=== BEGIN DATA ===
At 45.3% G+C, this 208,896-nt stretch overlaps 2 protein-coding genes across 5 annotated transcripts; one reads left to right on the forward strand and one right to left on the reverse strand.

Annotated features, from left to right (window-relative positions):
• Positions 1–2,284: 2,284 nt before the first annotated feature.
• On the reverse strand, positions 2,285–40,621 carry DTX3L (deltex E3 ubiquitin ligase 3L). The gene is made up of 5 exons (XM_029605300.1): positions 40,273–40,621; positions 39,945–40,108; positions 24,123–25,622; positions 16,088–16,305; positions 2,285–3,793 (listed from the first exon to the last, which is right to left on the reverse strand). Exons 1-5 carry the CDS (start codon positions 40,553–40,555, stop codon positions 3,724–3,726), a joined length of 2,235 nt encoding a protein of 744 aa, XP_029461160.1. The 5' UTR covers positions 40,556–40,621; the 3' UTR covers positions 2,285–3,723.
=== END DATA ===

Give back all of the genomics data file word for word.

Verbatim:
At 45.3% G+C, this 208,896-nt stretch overlaps 2 protein-coding genes across 5 annotated transcripts; one reads left to right on the forward strand and one right to left on the reverse strand.

Annotated features, from left to right (window-relative positions):
• Positions 1–2,284: 2,284 nt before the first annotated feature.
• On the reverse strand, positions 2,285–40,621 carry DTX3L (deltex E3 ubiquitin ligase 3L). The gene is made up of 5 exons (XM_029605300.1): positions 40,273–40,621; positions 39,945–40,108; positions 24,123–25,622; positions 16,088–16,305; positions 2,285–3,793 (listed from the first exon to the last, which is right to left on the reverse strand). Exons 1-5 carry the CDS (start codon positions 40,553–40,555, stop codon positions 3,724–3,726), a joined length of 2,235 nt encoding a protein of 744 aa, XP_029461160.1. The 5' UTR covers positions 40,556–40,621; the 3' UTR covers positions 2,285–3,723.